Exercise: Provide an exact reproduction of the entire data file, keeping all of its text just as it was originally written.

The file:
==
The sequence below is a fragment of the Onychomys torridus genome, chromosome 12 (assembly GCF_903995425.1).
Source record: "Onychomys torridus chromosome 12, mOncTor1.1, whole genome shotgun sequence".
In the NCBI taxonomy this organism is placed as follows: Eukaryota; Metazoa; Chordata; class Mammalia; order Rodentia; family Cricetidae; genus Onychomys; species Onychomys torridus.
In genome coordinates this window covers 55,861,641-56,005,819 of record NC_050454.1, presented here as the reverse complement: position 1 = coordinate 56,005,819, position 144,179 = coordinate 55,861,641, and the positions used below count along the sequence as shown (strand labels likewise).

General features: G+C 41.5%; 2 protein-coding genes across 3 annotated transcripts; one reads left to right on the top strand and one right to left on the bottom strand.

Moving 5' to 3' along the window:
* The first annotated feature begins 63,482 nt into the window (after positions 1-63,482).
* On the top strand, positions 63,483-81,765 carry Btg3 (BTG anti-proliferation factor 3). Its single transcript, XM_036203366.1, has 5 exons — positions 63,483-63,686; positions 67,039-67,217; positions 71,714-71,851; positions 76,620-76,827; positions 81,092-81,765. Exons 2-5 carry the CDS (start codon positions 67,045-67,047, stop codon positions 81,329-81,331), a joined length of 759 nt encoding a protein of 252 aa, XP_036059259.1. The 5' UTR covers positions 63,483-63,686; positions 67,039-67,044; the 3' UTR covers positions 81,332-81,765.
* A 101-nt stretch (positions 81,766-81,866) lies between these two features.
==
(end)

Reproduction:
The sequence below is a fragment of the Onychomys torridus genome, chromosome 12 (assembly GCF_903995425.1).
Source record: "Onychomys torridus chromosome 12, mOncTor1.1, whole genome shotgun sequence".
In the NCBI taxonomy this organism is placed as follows: Eukaryota; Metazoa; Chordata; class Mammalia; order Rodentia; family Cricetidae; genus Onychomys; species Onychomys torridus.
In genome coordinates this window covers 55,861,641-56,005,819 of record NC_050454.1, presented here as the reverse complement: position 1 = coordinate 56,005,819, position 144,179 = coordinate 55,861,641, and the positions used below count along the sequence as shown (strand labels likewise).

General features: G+C 41.5%; 2 protein-coding genes across 3 annotated transcripts; one reads left to right on the top strand and one right to left on the bottom strand.

Moving 5' to 3' along the window:
* The first annotated feature begins 63,482 nt into the window (after positions 1-63,482).
* On the top strand, positions 63,483-81,765 carry Btg3 (BTG anti-proliferation factor 3). Its single transcript, XM_036203366.1, has 5 exons — positions 63,483-63,686; positions 67,039-67,217; positions 71,714-71,851; positions 76,620-76,827; positions 81,092-81,765. Exons 2-5 carry the CDS (start codon positions 67,045-67,047, stop codon positions 81,329-81,331), a joined length of 759 nt encoding a protein of 252 aa, XP_036059259.1. The 5' UTR covers positions 63,483-63,686; positions 67,039-67,044; the 3' UTR covers positions 81,332-81,765.
* A 101-nt stretch (positions 81,766-81,866) lies between these two features.